Each week for the module, History of Christian Thought to 1600, I led a seminar group of 15-20 students, from Christian, Muslim, and non or other religious backgrounds, in discussions about primary texts from the Christian tradition. I engaged with both non-Christian and Christian students in discussing the major points of various texts covering 1600 years of Christian history. For this module I also marked essays and exams for both grammar and content. There was occasion for me to give a lecture on the Grace Debates of the Fifth Century, examining the thoughts of Pelagius, Augustine, and John Cassian.
August 2010-May 2011 Adjunct Faculty, Lincoln Christian University
In the 300 level classes (two classes over one year), which cover history, literature, art, philosophy and science, of our Interdisciplinary program, I lead a section of 14-17 students. This entailed reading and grading their weekly research assignments for both form and content; discussing primary texts which they and I had read from the time periods discussed in the class (c Fifth-Nineteenth Centuries); grading major research projects for both form and content; creating questions based on the lectures for examinations at least three times a semester.
January 2010-May 2011 Library Student Worker, Lincoln Christian University
Working in the Library at Lincoln Christian University requires me to help patrons find the books and resources they need to complete their projects. Also, it frequently requires taking the books recently checked-in and returning them to the correct place on the shelves. Often, I am asked to work on online guides to make researching in certain areas (Old Testament, Church History, Theology, etc.) easier for our students. Occasionally, I am asked to write and record scripts for online videos and podcasts to the same end. Daily, I either check-in books from other schools (returns and for our patrons) or prepare books to be returned and sent to other schools with whom we share our resources.
My skills include interpersonal relationships, conflict handling, knowledge of subjects such as Church History, Systematic Theology, Liturgy, Catholic Social Teaching, English literature, and others. I have a rough knowledge of Greek and Latin, and a small amount of knowledge in Hebrew. I work well with computers and have verbal and written communication skills.
Being Deified: Poetry and Fantasy on the Path to God. Fortress Press, 2016.
On the Edges of Elfland: A Fairy Tale for Grown-Ups. Eugene: Wipf and Stock, 2016.
Slaying Dragons: How My Son’s Battle with Cancer Helped Me See the Cosmos; Eugene: Wipf and Stock, Forthcoming.
“To Be a Tree: Reflections on Ents, Fairies….” Convivium (2017) 1: 33-42.
“The Deifying Trinity: How Gregory Nazianzen and Augustine of Hippo Use Deification to Explain the Trinity.” Studia Patristica (2014) 72: 147-156.
“Roger White, Judith Wolfe, and Brendan Wolfe, eds., C. S. Lewis and his Circle: Essays and Memoirs from the Oxford C.S. Lewis Society. Oxford: Oxford University Press, 2015. 288 pp. Review.” Sehnsucht: The CS Lewis Journal (2015) 9: 121-122.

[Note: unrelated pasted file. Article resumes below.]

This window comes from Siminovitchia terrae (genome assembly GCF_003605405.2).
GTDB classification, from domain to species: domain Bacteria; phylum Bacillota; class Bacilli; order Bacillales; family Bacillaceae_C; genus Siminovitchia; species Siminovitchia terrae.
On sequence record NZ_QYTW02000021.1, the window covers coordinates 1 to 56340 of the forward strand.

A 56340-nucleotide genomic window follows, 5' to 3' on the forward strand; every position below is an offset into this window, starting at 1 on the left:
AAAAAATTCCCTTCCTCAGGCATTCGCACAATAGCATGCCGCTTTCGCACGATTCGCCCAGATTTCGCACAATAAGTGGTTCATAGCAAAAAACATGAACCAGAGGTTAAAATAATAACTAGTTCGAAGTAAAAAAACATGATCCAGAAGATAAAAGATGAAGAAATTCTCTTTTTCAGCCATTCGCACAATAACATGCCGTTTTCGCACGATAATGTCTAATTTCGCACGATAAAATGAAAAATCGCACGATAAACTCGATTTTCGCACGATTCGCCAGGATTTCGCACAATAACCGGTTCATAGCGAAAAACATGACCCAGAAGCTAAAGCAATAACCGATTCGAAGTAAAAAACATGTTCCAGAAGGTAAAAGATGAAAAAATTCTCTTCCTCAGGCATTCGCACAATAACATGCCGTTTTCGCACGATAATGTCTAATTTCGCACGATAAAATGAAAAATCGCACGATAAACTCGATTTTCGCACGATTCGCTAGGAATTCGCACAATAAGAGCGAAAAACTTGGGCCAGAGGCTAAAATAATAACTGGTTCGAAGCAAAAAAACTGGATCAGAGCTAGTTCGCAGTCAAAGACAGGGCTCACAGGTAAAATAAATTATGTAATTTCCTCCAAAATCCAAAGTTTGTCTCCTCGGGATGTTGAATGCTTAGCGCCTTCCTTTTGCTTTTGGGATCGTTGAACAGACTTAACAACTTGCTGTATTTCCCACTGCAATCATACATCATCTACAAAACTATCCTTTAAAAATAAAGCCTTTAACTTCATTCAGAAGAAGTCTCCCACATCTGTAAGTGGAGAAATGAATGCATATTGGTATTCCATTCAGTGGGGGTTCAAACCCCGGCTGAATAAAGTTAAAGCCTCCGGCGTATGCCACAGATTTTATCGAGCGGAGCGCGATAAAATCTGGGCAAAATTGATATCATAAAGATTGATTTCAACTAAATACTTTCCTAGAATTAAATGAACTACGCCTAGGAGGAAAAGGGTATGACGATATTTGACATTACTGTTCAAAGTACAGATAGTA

“Khaled Anatolios, ed., The Holy Trinity in the Life of the Church. Grand Rapids: Baker Academic, 2014. 272 pp. Review.” Stone-Campbell Journal. (Fall 2015) 18, 2: 262-263.
“Miguel A. de la Torre and Albert Hernandez,. The Quest for the Historical Satan. Fortress, 2012. 248 pp. $20.00. Review.” Stone-Campbell Journal (Spring 2014) 17, 1:87-155.
“Ruth A. Tucker. Parade of Faith: A Biographical History of the Christian Church. Grand Rapids: Zondervan, 2011. 509 pp. $39.99. Review.” Stone-Cambpell Journal (Fall 2012) 15, 2:246-249.
Conference Papers and Presentations
“Is the Eucharist a Faërie Road: Reflections on Sacramental Ontology, Faërie, and the Artist.” Presented at the Trying to Say “God” Conference, University of Notre Dame 24 June 2017.
“Commonly Fed: Aquinas on the Incarnation and the Eucharist and Their Implications for the Dinner Table.” Presented at the Patristic, Medieval, and Renaissance Conference, Villanova University 14 October 2016.
Abstract: In the Summa Theologiae, Aquinas tells us, “for, as water is used in the sacrament of Baptism for the purpose of spiritual cleansing, since bodily cleansing is commonly done with water; so bread and wine, wherewith men are commonly fed, are employed in this sacrament for the use of spiritual eating” (ST IIIa. 74, 1). In Summa contra Gentiles, he writes, “Spiritual effects were fittingly given under the likeness of things visible (as was said); therefore, spiritual nourishment of this kind is given to us under the appearances, of the things which men rather commonly use for bodily nourishment. Bread and wine are of this sort. Accordingly, this sacrament is given under the appearances of bread and wine” (SCG 61). In both of these instances, Aquinas argues for the fittingness of the elements of bread and wine in the Eucharist on the basis that these are foods with which humans are commonly fed. This is not, for Aquinas, the sum total of their fittingness, but it is an essential aspect. Because we eat these foods most commonly (or did at any rate) they are fitting carriers for the body and blood of Christ in the Eucharist. It will be my argument that because of this implied fittingness there is a way in which we can see bread and wine, and therefore food in general, outside of the Eucharist have a participatory relationship with the Eucharist. Specifically, I will argue that, based on Aquinas’ understanding not only the Eucharist, but of the Incarnation, the analgoia entis, and the Five Ways, the food we commonly eat has been transformed by its inclusion in the Eucharist.